Since then, they have improved the technology in several ways. For example, they have developed proprietary PCR conditions to minimize differences in allele amplification, which is important for being able to call heterozygous alleles. In addition, they have developed a database and strategy that build on existing public databases of HLA alleles for analyzing the data.
The assay, which is automated, uses a library preparation protocol that reduces the risk for cross-contamination and enhances sample quality. It now covers all major HLA gene regions, including HLA-A, -B, -C, -DPA1, -DPB1, -DQA1, -DQB1, and -DRB1/3/4/5.
Stanford currently runs the assay on Illumina sequencing platforms, both the MiSeq and the HiSeq, but could potentially adapt it to other platforms, like Thermo Fisher Scientific's Ion Torrent platforms, Mindrinos said.
He and his colleagues have already applied the assay in several disease-association studies, for example, for schizophrenia and multiple sclerosis, and are planning to publish results from some of these studies in the near future.
The main clinical application of the typing technology will be in transplant medicine, he said, where the current gold standard is the analysis of just a few exons for a small number of HLA genes. "People believe these are the important ones, but the question is, how do you know these are the only important ones?" he said.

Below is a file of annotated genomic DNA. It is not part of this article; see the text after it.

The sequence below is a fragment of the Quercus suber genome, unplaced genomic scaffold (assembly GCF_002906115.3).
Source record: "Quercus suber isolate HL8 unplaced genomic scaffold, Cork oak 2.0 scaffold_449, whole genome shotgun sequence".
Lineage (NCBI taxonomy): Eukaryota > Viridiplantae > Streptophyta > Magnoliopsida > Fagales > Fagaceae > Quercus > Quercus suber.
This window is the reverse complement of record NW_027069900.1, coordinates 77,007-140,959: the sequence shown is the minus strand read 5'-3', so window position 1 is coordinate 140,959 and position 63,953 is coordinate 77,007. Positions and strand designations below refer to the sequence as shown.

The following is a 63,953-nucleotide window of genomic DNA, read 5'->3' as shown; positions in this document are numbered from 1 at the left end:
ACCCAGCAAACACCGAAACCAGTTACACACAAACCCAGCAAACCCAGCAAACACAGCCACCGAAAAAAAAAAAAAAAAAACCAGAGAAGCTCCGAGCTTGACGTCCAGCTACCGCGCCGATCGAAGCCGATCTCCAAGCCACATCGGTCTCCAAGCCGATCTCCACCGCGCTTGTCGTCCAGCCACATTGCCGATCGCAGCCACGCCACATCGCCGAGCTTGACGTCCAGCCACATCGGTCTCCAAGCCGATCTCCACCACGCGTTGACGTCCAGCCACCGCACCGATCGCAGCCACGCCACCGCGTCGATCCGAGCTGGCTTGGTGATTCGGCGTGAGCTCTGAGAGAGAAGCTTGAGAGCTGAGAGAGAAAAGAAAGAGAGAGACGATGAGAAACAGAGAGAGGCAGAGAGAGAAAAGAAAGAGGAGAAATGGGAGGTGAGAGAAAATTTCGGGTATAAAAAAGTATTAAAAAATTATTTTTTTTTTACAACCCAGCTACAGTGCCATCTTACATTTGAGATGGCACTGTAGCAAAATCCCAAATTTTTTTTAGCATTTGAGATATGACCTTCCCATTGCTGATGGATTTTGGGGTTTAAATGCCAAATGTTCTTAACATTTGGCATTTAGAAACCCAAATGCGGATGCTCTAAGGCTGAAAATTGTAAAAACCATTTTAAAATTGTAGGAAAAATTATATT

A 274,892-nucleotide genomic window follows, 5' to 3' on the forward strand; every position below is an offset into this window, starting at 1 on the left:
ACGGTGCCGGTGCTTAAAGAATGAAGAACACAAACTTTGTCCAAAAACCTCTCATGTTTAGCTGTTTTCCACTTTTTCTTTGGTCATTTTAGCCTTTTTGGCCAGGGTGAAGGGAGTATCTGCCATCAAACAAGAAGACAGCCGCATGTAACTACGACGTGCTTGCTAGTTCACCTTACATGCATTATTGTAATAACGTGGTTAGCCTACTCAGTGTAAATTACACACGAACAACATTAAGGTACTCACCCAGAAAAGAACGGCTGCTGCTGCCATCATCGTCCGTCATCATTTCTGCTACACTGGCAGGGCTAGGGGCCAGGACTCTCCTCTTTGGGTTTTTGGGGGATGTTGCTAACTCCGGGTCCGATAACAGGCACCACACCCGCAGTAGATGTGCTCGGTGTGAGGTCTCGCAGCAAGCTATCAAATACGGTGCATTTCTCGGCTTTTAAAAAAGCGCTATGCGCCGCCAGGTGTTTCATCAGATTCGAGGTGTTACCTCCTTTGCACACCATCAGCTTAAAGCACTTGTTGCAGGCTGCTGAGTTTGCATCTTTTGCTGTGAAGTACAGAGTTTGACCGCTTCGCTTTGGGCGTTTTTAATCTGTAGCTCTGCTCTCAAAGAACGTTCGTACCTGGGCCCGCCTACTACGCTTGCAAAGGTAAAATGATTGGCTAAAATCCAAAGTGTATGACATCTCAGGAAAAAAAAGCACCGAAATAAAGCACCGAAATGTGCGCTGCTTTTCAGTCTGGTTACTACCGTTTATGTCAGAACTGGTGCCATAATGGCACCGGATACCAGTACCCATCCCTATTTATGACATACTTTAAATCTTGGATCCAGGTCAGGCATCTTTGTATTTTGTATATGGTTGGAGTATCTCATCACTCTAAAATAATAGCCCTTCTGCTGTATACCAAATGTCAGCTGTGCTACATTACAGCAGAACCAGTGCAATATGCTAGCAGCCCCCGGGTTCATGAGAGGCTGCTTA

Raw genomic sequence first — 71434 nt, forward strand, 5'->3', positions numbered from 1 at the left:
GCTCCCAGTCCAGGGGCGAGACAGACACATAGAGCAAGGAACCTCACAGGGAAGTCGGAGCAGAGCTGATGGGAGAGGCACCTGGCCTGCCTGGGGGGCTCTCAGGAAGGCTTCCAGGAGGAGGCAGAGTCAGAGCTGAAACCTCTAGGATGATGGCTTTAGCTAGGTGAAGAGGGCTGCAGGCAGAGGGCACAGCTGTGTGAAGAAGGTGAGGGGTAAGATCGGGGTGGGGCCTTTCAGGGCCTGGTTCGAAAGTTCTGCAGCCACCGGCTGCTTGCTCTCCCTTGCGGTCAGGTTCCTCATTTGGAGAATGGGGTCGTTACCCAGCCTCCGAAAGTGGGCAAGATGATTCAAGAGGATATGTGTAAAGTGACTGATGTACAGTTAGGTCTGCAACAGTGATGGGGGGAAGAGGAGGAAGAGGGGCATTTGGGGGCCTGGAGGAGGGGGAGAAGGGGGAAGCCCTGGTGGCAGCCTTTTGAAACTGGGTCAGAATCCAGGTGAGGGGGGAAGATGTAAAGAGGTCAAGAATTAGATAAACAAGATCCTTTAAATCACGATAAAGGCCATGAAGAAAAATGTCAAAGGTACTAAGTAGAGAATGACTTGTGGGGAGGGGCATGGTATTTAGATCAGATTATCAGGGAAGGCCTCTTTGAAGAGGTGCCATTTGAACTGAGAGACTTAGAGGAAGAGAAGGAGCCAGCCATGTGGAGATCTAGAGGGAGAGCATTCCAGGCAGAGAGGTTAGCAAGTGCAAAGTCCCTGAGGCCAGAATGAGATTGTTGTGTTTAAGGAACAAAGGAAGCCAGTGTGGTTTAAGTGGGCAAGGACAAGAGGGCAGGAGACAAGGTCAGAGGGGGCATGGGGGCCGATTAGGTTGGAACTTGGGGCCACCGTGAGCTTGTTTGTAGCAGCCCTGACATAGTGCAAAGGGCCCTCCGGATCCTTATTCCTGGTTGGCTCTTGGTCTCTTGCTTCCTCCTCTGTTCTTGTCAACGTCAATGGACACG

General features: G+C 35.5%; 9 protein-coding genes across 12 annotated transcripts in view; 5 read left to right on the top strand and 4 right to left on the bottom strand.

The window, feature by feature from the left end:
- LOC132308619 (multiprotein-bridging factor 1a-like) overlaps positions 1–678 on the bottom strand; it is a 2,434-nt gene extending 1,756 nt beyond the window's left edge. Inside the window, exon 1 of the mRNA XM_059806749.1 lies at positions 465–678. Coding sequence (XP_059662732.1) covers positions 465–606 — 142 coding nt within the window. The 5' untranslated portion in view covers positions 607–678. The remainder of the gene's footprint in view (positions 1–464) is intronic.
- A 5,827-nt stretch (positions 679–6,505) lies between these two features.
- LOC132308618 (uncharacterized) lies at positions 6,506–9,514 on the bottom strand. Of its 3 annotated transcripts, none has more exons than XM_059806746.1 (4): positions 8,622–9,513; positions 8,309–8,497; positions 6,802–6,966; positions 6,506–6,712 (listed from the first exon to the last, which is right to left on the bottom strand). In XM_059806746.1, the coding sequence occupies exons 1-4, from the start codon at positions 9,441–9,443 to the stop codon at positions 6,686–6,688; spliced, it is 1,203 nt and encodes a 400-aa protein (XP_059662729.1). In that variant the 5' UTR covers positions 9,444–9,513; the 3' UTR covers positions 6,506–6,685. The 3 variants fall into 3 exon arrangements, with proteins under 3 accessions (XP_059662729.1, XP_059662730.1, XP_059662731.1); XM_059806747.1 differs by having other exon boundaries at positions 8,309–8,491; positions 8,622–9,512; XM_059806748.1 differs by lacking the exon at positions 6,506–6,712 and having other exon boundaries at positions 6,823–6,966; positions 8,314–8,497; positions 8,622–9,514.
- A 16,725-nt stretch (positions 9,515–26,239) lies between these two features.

Whether high-resolution sequencing of more HLA genes will make a difference in clinical outcome remains to be demonstrated, Mindrinos said, and will not be Sirona's goal initially. "But down the road, I think this is a very important experiment that someone needs to do," he said.
Sirona's first objective is to test the technology outside the SGTC. By the end of the year, the company plans to start an alpha-testing program with a number of laboratories in the US and in Europe that perform HLA typing for transplant centers, including academic medical centers and nonprofit organizations.
This will be followed by beta testing and a clinical trial that will enable Sirona to apply for CE marking, which is required for an HLA kit to be sold in Europe. In the US, approval from the Food and Drug Administration is currently not required for HLA typing kits, Mindrinos said.
Sirona will face competition from several other players. "We're not the only ones, that's for sure," Mindrinos said. "But I think our advantage is the wealth of information we have in our hands, because we've been working on this for quite some time," and because of the company's unique PCR amplification conditions.
Illumina, for example, said earlier this year that it is working on an HLA typing system, consisting of a TruSight sequencing panel for eight HLA loci, the MiSeq or MiSeqDx instrument, and integrated analysis software.
Also, this summer, GenDx of the Netherlands said it received CE-IVD marking for an HLA typing kit that can be used with the MiSeq, Thermo Fisher Scientific's Ion PGM, or the Pacific Biosciences RS. In addition, the firm struck a co-marketing agreement for the kit with PacBio, which has seen increasing demand for its platform for HLA typing.
Overall, interest in more complete and high-resolution HLA typing for transplant medicine appears to be high. "In every meeting you go, next-generation sequencing is at the top of the agenda," Mindrinos said.